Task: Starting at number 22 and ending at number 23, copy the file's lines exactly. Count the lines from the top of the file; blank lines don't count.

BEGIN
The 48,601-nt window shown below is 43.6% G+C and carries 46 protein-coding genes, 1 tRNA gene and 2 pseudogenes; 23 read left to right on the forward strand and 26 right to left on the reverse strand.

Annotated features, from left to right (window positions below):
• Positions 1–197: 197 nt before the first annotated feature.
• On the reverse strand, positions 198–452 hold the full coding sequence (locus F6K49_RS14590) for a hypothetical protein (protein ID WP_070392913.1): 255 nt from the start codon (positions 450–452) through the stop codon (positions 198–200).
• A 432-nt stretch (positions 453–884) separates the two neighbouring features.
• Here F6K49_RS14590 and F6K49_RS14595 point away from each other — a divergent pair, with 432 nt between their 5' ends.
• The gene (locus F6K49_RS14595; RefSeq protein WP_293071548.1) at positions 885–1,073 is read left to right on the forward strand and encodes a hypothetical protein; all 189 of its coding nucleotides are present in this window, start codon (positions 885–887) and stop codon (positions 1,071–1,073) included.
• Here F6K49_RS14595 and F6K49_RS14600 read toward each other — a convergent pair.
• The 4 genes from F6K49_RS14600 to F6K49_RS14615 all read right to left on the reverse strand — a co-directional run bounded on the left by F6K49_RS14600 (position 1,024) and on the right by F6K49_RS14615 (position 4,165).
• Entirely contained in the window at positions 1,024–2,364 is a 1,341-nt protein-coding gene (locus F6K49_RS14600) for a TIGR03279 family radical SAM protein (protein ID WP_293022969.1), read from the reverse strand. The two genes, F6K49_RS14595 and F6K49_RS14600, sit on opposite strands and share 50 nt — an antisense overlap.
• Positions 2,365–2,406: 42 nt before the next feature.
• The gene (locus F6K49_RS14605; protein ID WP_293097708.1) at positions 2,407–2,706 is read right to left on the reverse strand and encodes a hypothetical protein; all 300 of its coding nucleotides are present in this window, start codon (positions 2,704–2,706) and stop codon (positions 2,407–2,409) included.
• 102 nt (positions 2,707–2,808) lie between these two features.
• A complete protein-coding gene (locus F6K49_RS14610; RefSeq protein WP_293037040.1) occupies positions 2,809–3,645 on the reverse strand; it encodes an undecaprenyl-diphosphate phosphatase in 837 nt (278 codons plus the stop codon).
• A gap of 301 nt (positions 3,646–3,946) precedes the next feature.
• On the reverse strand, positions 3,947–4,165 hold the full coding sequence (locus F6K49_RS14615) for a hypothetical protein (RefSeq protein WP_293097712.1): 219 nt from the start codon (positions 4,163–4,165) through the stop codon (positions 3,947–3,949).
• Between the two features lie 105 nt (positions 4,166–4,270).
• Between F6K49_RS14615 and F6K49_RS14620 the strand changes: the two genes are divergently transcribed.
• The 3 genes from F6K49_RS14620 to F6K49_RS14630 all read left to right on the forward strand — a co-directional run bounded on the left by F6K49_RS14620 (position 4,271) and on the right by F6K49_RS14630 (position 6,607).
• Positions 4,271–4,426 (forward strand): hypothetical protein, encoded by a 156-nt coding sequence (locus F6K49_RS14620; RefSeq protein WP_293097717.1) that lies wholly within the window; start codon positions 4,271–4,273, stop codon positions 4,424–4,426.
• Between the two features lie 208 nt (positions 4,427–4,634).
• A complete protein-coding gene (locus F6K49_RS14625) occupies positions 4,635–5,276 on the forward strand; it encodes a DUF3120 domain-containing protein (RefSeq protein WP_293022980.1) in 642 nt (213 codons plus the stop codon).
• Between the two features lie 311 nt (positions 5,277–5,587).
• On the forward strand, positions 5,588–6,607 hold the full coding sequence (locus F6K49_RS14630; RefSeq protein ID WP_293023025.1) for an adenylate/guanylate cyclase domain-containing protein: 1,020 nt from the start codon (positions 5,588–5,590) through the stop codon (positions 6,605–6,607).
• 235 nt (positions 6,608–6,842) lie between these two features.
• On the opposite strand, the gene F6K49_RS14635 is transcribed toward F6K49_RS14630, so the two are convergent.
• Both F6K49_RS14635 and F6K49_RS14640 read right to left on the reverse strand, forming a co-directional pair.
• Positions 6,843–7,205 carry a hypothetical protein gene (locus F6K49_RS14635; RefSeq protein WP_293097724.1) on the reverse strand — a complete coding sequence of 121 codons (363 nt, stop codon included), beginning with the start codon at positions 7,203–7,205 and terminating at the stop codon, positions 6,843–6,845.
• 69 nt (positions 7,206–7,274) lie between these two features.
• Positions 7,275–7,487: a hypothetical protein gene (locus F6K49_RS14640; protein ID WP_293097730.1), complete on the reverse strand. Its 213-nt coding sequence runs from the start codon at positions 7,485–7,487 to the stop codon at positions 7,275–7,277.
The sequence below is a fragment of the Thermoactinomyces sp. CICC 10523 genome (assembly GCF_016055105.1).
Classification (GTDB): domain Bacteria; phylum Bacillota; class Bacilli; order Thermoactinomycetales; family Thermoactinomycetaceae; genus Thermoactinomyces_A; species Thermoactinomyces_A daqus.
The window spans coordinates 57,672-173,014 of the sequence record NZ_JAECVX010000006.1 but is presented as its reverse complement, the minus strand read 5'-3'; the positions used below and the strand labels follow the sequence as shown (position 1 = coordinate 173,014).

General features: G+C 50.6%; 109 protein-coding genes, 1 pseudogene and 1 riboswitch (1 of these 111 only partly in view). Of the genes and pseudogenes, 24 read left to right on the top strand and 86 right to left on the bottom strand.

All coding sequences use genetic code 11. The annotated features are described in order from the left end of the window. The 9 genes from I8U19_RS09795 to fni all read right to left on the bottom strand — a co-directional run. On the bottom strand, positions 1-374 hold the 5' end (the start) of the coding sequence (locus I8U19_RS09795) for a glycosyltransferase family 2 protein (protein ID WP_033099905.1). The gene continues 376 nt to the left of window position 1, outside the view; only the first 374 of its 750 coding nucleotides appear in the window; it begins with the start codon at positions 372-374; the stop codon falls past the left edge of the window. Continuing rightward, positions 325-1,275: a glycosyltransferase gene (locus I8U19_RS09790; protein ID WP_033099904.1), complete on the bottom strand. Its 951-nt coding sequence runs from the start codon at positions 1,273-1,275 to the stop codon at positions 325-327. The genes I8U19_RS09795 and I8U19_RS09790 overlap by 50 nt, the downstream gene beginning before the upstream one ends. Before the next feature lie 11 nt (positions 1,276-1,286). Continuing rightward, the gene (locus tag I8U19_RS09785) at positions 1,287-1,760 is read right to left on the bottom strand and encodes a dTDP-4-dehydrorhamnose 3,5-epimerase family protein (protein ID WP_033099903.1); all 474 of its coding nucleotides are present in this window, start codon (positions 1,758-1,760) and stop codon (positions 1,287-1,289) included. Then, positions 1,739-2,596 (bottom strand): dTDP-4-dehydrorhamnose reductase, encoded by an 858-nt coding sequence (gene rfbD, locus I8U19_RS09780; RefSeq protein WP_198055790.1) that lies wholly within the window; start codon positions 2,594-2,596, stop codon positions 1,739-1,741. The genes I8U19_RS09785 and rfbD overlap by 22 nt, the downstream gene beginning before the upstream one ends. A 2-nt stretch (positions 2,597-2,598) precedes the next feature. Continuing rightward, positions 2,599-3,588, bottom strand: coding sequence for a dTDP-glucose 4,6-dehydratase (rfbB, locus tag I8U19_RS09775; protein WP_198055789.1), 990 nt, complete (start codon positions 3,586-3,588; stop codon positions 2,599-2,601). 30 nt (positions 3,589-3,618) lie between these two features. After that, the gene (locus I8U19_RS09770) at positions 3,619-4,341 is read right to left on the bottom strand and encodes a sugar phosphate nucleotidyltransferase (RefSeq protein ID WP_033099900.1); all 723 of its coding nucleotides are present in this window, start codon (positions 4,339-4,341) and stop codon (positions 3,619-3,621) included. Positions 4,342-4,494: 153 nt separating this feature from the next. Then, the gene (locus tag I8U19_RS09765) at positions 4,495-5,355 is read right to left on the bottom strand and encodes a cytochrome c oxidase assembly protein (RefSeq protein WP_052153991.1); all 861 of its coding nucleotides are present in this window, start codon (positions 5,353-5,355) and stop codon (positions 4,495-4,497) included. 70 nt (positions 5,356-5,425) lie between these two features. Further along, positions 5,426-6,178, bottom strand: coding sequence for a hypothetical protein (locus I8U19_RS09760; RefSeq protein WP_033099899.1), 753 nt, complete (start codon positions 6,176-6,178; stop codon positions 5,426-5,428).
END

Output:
• A complete protein-coding gene (locus F6K49_RS14625) occupies positions 4,635–5,276 on the forward strand; it encodes a DUF3120 domain-containing protein (RefSeq protein WP_293022980.1) in 642 nt (213 codons plus the stop codon).
• Between the two features lie 311 nt (positions 5,277–5,587).